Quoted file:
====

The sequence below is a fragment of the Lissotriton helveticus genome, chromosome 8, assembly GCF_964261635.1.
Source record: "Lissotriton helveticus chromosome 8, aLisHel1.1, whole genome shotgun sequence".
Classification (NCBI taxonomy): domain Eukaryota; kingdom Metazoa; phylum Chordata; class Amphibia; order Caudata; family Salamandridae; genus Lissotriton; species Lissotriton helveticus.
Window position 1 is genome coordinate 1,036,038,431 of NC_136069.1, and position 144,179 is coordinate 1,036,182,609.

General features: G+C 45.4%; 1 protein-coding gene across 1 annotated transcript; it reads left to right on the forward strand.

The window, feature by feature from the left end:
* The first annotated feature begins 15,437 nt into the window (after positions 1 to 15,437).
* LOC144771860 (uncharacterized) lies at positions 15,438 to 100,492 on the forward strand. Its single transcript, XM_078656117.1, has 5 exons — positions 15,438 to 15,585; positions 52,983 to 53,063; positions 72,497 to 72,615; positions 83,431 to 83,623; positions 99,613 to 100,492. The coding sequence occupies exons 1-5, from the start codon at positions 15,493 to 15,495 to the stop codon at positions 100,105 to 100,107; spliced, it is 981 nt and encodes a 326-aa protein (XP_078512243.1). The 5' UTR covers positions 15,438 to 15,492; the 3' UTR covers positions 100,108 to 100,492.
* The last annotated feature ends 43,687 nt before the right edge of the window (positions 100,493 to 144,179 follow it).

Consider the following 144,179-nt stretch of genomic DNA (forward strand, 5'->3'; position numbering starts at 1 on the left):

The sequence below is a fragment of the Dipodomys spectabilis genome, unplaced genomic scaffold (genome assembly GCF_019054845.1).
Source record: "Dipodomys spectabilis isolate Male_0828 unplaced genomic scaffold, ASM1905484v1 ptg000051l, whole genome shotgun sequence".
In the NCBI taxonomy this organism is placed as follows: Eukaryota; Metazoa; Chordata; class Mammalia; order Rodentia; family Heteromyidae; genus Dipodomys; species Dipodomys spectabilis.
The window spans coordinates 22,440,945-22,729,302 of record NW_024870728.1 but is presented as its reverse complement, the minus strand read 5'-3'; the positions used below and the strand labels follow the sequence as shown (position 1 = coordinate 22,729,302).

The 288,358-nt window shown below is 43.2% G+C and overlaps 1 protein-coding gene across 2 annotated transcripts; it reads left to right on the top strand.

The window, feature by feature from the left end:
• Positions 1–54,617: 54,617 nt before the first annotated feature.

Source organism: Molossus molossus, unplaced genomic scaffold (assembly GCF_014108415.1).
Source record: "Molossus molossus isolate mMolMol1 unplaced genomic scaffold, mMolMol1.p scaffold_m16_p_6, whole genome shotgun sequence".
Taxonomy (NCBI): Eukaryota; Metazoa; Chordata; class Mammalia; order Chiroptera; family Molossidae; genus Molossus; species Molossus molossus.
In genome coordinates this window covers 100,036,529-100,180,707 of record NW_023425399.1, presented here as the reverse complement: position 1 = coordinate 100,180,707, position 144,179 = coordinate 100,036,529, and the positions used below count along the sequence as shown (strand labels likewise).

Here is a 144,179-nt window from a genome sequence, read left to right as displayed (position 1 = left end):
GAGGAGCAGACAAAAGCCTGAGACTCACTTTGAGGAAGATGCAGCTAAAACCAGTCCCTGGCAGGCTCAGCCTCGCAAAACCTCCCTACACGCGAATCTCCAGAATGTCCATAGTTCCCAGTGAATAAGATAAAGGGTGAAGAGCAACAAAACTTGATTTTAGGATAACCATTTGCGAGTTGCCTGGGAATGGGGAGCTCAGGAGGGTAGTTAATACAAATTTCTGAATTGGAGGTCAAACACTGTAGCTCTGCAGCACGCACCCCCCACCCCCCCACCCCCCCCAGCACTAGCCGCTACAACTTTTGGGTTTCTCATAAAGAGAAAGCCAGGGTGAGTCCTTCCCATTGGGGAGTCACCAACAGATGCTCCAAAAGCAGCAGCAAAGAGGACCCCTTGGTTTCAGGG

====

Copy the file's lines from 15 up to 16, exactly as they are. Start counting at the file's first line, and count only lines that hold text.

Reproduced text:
The 288,358-nt window shown below is 43.2% G+C and overlaps 1 protein-coding gene across 2 annotated transcripts; it reads left to right on the top strand.

The window, feature by feature from the left end: